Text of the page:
Did I get ripped Off??

Submitted: Tuesday, Jul 20, 2004 at 17:15
ThreadID: 14850 Views:2647 Replies:18 FollowUps:4
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I have just got my 1991 80series 1hz back from repairs, and was absolutely astounded to receive a bill for $2560.

I put the car in because it had a fuel leak coming from the injector pump and was told that the problem would be assessed and I would be contacted as to what needed to be done etc. On enquiring on the progress on my car I was informed that it would be ready to pick up that night, but the leak had required some quite substantial repairs and new parts. So you could imagine my joy when I was informed that the total cost of the repairs and replacement parts came to over a staggering 2 1/2 grand with no consultation!!!!

Even though the lack of consultation did sh*t me to tears I don't mind paying a fair rate for work to be done. Sooo could anyone tell me whether this huge bill I have recieved seems around the going rate? for

the removal of the injector pump to dismantle pump, clean, and inspect
assemble with new parts as necessary bench test and adjust to specifications?
Labour 10 hours $700 ( does anyone work for 10 hours on an engine part?)
Major parts Head and rotor $482
drive shaft $ 84
6 x delivery valve $ 326
timer piston $130
housing $288
etc etc

So if anyone has had a similar job done or has knowledge of what it cost, I would be grateful if you could let me know if this seems a fair enough price for the work carried out and restore my faith, that it was just a big and expensive job?


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Reply By: Disco_Inferno - Tuesday, Jul 20, 2004 at 17:50

Tuesday, Jul 20, 2004 at 17:50
not to much
40% and possibly a little more
I was an injectatech for 40 years till 4 weeks ago when I retired
AnswerID: 68687

Reply By: 1 Mark - Tuesday, Jul 20, 2004 at 18:06

Tuesday, Jul 20, 2004 at 18:06
If this had happened to me then I would have said to them that you did not bother to contact me to authorise for the EXTRA so called work and charges and I believe you have every right to question them over this. If you get no satisfaction as you probaly will not then pass your disatisfaction to the Fair Trading Department in your State. Don,t wear this kind of sh$t from them.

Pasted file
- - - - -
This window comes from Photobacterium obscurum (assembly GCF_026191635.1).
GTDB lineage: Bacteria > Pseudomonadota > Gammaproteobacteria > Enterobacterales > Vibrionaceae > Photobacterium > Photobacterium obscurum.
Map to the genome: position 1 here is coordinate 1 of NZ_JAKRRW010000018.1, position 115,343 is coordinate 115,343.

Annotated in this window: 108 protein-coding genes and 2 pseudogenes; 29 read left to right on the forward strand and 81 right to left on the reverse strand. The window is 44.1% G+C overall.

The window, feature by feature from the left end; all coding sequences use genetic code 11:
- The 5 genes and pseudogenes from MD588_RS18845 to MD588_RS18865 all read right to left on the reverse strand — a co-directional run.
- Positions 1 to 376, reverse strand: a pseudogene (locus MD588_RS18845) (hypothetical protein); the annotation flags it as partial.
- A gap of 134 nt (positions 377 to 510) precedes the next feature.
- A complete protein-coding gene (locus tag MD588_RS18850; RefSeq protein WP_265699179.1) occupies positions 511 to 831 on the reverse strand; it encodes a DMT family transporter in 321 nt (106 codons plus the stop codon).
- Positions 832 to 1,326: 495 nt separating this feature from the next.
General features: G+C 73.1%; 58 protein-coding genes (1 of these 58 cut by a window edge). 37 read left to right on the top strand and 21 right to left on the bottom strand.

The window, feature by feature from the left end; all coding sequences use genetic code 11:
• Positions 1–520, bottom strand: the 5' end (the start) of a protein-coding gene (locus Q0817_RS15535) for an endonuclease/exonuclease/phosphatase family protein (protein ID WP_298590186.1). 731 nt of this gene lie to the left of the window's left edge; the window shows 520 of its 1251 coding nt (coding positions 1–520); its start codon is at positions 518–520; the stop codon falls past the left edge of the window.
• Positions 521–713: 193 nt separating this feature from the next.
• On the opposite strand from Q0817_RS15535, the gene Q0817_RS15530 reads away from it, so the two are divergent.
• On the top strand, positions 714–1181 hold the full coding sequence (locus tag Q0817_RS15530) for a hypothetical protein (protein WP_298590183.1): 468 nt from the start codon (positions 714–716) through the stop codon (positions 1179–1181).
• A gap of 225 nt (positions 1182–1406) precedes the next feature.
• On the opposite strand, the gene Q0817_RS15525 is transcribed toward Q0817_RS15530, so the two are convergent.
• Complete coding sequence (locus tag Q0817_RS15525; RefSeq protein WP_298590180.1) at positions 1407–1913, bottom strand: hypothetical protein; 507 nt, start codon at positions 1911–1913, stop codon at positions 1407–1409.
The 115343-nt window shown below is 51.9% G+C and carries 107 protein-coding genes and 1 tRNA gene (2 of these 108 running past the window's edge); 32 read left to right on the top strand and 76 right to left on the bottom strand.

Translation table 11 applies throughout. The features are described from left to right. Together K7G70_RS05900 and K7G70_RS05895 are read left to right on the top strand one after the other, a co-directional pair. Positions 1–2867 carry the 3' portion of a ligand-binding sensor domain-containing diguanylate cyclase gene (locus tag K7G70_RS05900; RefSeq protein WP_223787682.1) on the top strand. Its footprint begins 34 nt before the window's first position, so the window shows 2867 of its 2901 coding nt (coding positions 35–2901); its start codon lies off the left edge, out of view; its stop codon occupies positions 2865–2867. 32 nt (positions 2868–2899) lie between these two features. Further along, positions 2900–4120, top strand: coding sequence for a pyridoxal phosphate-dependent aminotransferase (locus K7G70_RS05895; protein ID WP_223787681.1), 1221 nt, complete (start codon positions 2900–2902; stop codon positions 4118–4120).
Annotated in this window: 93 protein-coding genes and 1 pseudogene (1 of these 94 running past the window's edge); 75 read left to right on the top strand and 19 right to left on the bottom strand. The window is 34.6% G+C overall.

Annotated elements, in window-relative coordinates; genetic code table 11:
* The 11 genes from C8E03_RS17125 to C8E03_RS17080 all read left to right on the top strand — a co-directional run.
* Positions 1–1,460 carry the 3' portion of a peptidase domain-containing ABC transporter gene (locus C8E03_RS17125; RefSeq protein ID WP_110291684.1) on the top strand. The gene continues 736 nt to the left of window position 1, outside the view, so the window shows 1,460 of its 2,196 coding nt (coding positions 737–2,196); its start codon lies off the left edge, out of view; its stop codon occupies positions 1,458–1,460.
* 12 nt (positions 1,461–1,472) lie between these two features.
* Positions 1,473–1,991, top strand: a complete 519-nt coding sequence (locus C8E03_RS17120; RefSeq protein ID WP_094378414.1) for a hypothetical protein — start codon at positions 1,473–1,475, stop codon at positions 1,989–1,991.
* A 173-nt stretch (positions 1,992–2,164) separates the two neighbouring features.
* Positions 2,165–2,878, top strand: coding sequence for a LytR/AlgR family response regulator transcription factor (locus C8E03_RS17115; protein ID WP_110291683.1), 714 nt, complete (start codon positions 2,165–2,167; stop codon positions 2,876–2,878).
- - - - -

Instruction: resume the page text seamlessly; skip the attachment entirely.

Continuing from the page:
Good luck and don,t give up .
AnswerID: 68693

Reply By: Parso - Tuesday, Jul 20, 2004 at 18:24

Tuesday, Jul 20, 2004 at 18:24
That is discusting.
You have been ripped off!
Was it a Toyota dealer or a 'mechanic'?
2012 Toyota Landcruiser 200 Series Sahara.

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AnswerID: 68694

Follow Up By: Glenn - Wednesday, Jul 21, 2004 at 14:13

Wednesday, Jul 21, 2004 at 14:13
I'm not sure if I am permitted to name the company but they are a
Diesel Injection specialist company in SA.
FollowupID: 329314

Reply By: mr diamond - Tuesday, Jul 20, 2004 at 18:59

Tuesday, Jul 20, 2004 at 18:59
sounds like you got ripped that price should be a new pump.
also i wouldnt be paying them if they didnt phone you simple as that.
AnswerID: 68696

Follow Up By: Nudenut - Wednesday, Jul 21, 2004 at 07:38

Wednesday, Jul 21, 2004 at 07:38
unfortunately, one has to pay before you can get the car back
FollowupID: 329266

Follow Up By: mr diamond - Wednesday, Jul 21, 2004 at 12:09

Wednesday, Jul 21, 2004 at 12:09
not really.
customer.hi im here to pick up my toyota.
work shop. yes all done $2500.
cust. your kidding you didnt call.
work. oh well you dont get your car till you pay.
cust. fine leave it here to fair trading/consumer afairs/my lawyer sort it out .ill be in touch thank you good bye.
work.oh um ok.
FollowupID: 329292

Reply By: Member - Captain (WA) - Tuesday, Jul 20, 2004 at 19:01

Tuesday, Jul 20, 2004 at 19:01
Hi Glenn,

I had a leak on my 1990 1HZ fuel injector pump, but it was fixed for ~$150 odd (was about 1 1/2 years ago now). The fuel leak is apparently just an O ring that cracks with the low sulphur diesel now in use. From memory, they had to take the fuel pump out to access the part, most of the bill was labour and a few $$ for the O ring.

It seems they completely reconditioned your pump and injectors - did you ask them to recondition your injectors or just fix the fuel pump leak?

Either way, doesn't sound like they did the right thing by you. I would take this to fair trading in your state.


AnswerID: 68697

Reply By: duncs - Tuesday, Jul 20, 2004 at 19:16

Tuesday, Jul 20, 2004 at 19:16

I had a similar job done a few years ago on the old GQ and spent just short of that amount. Although that did include the cost of a boost compensator for the aftermarket turbo. Inflation would easily bring mine up to what you paid. I was pretty dirty though when all that "jonny" didn't fix the problem.